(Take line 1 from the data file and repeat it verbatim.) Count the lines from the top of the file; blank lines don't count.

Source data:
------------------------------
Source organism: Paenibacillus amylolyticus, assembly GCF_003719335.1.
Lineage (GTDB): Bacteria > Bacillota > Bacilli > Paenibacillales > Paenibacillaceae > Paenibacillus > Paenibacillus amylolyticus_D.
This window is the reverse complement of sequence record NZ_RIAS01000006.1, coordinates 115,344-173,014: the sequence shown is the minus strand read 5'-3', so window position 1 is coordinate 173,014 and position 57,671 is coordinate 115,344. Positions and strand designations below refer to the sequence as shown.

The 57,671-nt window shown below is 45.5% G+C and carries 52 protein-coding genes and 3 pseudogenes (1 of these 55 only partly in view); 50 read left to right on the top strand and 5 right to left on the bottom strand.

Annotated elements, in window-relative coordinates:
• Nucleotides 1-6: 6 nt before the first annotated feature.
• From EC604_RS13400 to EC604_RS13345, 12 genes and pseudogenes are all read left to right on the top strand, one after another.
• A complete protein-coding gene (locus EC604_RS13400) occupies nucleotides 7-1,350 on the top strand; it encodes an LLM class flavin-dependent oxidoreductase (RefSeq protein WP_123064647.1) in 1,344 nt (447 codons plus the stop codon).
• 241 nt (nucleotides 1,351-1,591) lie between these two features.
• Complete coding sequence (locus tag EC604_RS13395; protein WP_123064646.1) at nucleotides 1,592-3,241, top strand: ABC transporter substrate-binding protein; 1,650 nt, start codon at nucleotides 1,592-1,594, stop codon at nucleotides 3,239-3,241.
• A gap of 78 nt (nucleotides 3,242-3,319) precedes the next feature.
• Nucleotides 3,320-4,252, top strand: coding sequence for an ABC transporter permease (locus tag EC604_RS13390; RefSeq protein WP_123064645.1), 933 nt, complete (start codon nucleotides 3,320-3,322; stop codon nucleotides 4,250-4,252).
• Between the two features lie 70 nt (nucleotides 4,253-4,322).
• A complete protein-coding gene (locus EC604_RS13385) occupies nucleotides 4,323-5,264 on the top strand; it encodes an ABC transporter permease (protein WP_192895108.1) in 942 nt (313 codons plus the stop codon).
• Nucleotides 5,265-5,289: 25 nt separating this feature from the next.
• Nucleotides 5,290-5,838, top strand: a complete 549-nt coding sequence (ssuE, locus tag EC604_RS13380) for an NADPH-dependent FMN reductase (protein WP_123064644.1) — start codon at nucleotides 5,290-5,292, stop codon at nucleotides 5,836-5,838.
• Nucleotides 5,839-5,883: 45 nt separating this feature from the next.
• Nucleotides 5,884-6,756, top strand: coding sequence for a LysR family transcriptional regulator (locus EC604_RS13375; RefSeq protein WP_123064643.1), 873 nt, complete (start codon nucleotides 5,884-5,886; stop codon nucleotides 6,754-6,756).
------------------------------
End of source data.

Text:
Source organism: Paenibacillus amylolyticus, assembly GCF_003719335.1.